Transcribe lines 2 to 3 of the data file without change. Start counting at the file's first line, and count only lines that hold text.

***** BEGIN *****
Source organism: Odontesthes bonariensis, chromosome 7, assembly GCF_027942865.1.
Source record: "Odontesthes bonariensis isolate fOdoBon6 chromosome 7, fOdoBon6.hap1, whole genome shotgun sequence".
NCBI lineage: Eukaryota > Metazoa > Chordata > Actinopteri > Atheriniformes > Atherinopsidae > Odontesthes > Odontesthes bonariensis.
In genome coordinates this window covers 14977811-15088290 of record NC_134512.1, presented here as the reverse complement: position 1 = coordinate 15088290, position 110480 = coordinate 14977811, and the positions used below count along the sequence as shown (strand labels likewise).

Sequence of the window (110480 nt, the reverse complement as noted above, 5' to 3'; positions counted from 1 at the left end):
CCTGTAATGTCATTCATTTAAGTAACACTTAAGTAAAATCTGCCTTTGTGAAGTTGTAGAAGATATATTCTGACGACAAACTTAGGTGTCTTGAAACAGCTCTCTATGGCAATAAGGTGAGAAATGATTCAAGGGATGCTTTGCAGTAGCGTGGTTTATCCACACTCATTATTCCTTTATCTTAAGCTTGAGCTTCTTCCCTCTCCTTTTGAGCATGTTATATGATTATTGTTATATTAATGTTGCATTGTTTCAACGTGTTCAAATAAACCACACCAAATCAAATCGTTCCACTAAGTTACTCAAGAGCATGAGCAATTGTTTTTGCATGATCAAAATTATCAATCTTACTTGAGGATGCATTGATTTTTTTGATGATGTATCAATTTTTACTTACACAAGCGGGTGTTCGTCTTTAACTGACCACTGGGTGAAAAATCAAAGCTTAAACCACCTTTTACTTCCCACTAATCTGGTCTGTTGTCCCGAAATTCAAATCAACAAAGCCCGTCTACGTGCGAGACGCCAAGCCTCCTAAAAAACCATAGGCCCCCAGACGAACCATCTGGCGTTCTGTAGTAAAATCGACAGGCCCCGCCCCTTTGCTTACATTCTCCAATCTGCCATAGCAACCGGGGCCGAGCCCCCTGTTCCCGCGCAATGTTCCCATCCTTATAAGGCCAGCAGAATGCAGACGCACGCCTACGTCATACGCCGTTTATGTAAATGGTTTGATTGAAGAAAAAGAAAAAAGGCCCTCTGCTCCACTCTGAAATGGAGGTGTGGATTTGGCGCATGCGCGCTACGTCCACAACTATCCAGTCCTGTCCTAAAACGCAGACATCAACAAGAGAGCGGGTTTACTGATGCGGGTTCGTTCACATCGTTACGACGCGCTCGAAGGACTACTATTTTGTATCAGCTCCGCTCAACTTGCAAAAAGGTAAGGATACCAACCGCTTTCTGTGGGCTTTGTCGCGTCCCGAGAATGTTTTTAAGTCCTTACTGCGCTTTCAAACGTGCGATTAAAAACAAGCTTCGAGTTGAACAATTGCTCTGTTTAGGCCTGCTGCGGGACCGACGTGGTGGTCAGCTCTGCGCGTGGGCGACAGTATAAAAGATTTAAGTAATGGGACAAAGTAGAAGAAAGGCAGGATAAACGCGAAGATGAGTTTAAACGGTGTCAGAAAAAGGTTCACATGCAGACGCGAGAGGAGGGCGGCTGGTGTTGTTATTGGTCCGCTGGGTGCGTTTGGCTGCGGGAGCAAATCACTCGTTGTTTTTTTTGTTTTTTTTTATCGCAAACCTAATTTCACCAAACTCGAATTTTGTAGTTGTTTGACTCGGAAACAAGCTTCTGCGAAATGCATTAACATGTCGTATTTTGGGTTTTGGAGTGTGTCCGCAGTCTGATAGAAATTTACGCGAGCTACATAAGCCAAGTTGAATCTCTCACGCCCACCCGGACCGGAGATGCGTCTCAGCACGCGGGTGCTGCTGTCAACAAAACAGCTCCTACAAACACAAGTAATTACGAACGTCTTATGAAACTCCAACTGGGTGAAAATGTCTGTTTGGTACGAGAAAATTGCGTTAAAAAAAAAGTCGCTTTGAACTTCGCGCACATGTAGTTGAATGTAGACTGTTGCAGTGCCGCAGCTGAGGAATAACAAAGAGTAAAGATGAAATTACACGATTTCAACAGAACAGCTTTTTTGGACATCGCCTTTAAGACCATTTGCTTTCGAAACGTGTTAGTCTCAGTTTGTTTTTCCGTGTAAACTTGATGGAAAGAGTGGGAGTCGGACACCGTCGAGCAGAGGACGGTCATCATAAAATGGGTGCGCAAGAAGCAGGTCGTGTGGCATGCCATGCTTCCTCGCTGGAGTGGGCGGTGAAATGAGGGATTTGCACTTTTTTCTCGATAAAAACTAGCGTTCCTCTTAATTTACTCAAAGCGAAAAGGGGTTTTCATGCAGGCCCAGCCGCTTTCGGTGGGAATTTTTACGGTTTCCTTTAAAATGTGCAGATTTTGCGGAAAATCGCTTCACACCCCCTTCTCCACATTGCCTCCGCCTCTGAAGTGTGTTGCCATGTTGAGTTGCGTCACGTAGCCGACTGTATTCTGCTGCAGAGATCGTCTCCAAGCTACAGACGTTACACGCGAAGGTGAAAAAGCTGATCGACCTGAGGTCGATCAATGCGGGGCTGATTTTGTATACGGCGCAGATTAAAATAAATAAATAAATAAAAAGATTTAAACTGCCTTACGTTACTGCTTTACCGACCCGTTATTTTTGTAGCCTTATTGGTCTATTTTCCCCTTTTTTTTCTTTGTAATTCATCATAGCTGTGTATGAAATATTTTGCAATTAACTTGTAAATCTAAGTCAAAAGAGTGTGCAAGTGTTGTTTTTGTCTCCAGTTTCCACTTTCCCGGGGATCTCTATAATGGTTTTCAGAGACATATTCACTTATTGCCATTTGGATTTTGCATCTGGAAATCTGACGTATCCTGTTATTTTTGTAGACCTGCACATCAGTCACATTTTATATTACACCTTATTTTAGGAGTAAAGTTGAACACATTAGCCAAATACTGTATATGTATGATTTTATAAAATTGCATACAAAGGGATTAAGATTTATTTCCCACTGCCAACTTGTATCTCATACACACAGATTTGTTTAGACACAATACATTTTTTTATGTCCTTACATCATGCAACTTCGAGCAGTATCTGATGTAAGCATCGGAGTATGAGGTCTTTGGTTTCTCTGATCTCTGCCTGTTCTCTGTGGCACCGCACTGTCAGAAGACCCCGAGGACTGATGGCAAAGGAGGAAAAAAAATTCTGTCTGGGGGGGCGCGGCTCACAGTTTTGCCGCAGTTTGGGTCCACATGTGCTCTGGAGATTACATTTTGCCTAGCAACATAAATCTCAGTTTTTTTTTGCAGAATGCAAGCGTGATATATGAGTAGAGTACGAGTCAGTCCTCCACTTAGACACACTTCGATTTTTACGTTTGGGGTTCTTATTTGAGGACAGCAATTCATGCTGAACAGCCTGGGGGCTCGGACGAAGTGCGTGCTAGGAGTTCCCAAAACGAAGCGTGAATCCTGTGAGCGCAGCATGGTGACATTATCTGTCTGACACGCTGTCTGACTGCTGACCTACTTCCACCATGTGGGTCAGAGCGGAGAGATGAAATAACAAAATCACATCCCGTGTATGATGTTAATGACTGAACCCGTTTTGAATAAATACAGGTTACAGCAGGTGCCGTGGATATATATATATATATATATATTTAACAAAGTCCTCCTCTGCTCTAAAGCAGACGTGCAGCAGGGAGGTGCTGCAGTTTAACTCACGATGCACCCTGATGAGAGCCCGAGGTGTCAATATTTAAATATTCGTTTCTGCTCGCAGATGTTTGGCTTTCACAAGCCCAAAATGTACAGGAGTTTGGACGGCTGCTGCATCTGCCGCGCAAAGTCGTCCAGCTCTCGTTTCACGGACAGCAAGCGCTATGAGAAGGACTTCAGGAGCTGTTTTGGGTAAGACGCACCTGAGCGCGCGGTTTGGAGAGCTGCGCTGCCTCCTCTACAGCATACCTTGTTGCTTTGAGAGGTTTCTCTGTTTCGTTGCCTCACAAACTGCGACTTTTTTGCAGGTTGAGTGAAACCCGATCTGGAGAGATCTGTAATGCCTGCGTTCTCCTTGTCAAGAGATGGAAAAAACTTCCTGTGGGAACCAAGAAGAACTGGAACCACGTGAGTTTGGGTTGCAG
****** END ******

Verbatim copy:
Source record: "Odontesthes bonariensis isolate fOdoBon6 chromosome 7, fOdoBon6.hap1, whole genome shotgun sequence".
NCBI lineage: Eukaryota > Metazoa > Chordata > Actinopteri > Atheriniformes > Atherinopsidae > Odontesthes > Odontesthes bonariensis.